While it’s a little off-topic, the Hub recently visited the Kennedy Space Center in Florida. Originally, the trip was scheduled for the last shuttle launch, but delays from the last launch pushed the schedule back a week. However, things actually worked out for the best. In particular, we were able to get an up close glimpse at the future of human space flight.
With the retirement of the shuttle, the Hub was under the wrong impression that NASA was no longer actively developing a manned space vehicle. The Hub thought it had been turned over to the private sector with the cancellation of the Constellation program. Constellation was the program to get us back to the moon and beyond with a new series of heavy lift rockets and vehicles.
In reality, there are two separate efforts going on. Private companies are competing to create a low-earth orbit vehicle to shuttle people to and from the International Space Station. In addition, despite the cancellation of Constellation, NASA is still actively developing a manned deep space vehicle, Orion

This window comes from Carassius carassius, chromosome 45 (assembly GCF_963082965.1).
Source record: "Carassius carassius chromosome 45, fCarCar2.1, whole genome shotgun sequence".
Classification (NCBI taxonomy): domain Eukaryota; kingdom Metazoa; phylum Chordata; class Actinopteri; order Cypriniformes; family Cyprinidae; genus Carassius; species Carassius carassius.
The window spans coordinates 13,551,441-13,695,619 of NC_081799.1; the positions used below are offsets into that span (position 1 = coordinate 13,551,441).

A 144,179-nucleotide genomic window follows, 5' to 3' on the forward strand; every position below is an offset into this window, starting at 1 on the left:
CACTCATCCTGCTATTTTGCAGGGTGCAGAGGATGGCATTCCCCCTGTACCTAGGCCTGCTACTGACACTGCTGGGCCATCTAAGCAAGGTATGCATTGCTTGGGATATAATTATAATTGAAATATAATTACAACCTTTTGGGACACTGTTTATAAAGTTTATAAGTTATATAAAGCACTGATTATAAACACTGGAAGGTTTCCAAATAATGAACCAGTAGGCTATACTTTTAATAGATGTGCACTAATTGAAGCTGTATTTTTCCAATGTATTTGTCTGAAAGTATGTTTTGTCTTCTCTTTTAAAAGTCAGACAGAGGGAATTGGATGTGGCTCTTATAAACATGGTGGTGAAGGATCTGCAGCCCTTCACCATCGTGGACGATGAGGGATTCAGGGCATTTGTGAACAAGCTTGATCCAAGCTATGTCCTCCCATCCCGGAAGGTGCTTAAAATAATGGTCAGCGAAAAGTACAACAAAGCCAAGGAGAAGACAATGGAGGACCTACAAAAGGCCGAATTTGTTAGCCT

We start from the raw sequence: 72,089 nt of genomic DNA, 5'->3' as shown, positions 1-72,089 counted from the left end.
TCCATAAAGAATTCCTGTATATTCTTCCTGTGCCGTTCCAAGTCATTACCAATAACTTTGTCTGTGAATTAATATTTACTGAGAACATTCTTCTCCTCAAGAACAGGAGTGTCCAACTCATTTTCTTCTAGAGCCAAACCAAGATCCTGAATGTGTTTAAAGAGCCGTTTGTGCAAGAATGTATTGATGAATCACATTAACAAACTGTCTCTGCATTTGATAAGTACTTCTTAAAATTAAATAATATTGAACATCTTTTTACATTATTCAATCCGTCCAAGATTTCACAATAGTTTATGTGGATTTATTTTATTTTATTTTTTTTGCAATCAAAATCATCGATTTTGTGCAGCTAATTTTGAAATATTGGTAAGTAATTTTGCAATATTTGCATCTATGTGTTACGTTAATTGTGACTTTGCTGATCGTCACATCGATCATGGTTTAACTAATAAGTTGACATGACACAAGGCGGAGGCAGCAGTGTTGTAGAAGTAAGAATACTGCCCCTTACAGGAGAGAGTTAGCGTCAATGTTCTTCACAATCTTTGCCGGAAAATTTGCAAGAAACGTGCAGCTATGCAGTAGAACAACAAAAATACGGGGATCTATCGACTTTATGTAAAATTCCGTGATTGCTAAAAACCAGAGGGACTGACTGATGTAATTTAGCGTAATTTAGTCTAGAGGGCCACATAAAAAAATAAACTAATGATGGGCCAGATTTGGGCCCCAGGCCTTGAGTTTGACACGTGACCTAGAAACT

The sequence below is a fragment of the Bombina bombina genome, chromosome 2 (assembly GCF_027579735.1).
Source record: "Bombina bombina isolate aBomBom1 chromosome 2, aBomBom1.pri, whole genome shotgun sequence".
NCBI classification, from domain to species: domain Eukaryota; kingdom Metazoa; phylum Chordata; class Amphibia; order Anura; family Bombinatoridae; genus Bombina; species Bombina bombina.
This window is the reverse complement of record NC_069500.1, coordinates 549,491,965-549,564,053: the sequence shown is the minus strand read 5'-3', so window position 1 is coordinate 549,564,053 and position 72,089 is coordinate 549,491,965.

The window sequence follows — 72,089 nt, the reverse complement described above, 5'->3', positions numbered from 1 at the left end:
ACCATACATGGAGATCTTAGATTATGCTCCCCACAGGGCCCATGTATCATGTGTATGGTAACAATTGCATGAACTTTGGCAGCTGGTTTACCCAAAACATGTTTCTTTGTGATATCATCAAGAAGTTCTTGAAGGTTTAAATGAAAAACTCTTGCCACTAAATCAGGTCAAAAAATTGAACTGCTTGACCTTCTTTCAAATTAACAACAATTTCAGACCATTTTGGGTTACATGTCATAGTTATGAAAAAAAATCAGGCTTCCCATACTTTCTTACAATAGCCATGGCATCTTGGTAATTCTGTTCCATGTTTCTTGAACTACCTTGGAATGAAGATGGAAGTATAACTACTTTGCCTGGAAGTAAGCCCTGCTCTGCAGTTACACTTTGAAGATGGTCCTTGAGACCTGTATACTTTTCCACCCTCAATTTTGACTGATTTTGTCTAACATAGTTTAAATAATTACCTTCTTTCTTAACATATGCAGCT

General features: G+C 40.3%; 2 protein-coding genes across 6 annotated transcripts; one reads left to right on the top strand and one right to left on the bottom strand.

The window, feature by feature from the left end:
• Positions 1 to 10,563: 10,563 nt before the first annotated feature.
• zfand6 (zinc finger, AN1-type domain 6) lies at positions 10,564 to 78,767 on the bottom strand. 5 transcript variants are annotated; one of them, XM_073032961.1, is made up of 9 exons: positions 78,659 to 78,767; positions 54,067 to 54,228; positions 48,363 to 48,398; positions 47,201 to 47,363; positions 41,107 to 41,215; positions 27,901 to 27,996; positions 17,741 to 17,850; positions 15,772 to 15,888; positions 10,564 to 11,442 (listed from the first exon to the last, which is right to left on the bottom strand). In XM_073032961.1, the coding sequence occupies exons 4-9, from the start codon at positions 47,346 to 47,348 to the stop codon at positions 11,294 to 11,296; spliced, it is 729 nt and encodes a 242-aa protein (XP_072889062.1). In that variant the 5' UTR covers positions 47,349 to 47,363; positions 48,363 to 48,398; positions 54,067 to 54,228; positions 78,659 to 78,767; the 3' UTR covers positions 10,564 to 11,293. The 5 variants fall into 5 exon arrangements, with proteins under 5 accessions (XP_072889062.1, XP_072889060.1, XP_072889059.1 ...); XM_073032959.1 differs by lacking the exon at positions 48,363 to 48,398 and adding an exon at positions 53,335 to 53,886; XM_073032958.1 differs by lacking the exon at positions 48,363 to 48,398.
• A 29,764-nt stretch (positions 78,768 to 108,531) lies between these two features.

, now being called the Multi-Purpose Crew Vehicle (Orion seems a bit catchier). The Hub examined a full-sized test version of the vehicle
that had just arrived at the Kennedy Space Center for a brief visit. Last year, this prototype was used to test the Launch Abort System which would allow astronauts to escape during a launch mishap. NASA is also developing a new heavy lift vehicle as part of the Space Launch System
. However, from our reading, its future is unclear. While the Orion capsule would benefit from a new heavy lift rocket, it could also be retrofitted to work with one of the existing rockets in NASA’s fleet. According to those close to the vehicle, the best case scenario for a manned test of Orion is four years from now.
To finish up, I have to say that the trip to the Kennedy Space Center is well worth it. Surprisingly, despite the upcoming shuttle launch, the crowds were thin. The good news is you don’t have to wait to see anything. The staff is very friendly and knowledgeable. However, there was a backdrop of sadness given the end of the shuttle program. We’ll finish off with some video of the Orion prototype and a mock up of the Launch Abort System which would sit on top of the Orion.